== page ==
Due to bizarre combination of characters, it was initially believed that Diego had discovered several species. However, since Diego's find, researchers have excavated more than a dozen Chilesaurus specimens, including four complete skeletons, a first for the Jurassic Period in Chile. These specimens demonstrate that the dinosaur combined a variety of unique anatomical traits.

"The site yielded abundant and exquisitely preserved three-dimensional skeletons of small archosaurs. Several articulated individuals of Chilesaurus at different ontogenetic stages have been collected, as well as less abundant basal crocodyliforms, and fragmentary remains of sauropod dinosaurs (diplodocids and titanosaurians)" an xtract from the paper on the discovery.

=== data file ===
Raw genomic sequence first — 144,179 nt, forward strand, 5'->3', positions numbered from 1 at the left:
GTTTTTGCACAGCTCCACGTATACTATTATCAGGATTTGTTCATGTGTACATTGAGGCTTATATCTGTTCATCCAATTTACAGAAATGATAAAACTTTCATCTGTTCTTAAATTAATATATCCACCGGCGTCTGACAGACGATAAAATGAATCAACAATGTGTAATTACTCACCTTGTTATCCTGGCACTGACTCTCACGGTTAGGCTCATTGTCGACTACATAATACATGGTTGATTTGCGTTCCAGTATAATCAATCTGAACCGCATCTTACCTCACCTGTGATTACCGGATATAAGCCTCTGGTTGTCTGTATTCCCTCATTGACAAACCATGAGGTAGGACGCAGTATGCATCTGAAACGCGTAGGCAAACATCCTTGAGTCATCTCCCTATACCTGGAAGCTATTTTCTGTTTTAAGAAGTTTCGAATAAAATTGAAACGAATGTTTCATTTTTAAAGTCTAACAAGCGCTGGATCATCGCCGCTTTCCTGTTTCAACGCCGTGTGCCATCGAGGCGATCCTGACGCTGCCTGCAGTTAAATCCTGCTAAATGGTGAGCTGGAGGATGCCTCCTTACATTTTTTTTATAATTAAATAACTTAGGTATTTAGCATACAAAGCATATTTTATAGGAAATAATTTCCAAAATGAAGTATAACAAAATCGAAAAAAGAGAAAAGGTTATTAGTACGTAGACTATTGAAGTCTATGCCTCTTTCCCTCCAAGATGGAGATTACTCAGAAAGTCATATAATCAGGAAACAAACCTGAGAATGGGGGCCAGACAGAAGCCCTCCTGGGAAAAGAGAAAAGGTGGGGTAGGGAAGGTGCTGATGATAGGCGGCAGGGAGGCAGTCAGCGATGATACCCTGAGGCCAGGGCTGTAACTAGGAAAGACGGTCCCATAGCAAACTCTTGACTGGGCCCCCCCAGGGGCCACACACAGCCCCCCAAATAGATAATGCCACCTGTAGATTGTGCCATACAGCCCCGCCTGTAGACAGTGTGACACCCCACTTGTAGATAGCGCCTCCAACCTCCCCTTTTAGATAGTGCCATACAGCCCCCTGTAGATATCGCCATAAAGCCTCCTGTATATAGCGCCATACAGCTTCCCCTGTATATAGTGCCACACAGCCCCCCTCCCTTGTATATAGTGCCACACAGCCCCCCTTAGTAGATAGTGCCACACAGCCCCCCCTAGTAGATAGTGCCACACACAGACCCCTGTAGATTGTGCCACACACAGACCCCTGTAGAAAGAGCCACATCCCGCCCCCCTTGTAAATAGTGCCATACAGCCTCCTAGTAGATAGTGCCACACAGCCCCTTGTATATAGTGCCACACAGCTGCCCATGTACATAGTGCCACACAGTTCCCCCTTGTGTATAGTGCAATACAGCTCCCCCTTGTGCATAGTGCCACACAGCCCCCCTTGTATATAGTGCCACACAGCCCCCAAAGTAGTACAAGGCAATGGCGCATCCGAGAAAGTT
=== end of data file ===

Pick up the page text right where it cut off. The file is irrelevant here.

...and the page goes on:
Most of the specimens belonged to individuals the size of a turkey, but some isolated bones indicated that the maximum size of Chilesaurus was around three meters long. 

As aforementioned, the Chilesaurus is the only theropod known to be vegetarian.. Like other Jurassic theropods such as Allosaurus, Chilesaurus had robust forelimbs. However, its hands were provided with two blunt fingers, unlike the sharp claws of fellow theropod Velociraptor. Chilesaurus' pelvic girdle resembles that of the ornithischian dinosaurs, whereas it is actually classified in the other basic dinosaur division -- Saurischia.

The different parts of the body of Chilesaurus were adapted to a particular diet and way of life, which was similar to other groups of dinosaurs. As a result of these similar habits, different regions of the dinosaurs body evolved in a unique way, resembling those present in other, unrelated groups of dinosaurs, a phenomenon called evolutionary convergence.

Chilesaurus represents one of the most extreme cases of mosaic convergent evolution recorded in the history of life. For example, the teeth of Chilesaurusare very similar to those of primitive long-neck dinosaurs because they were selected over millions of years as a result of a similar diet between these two lineages of dinosaurs.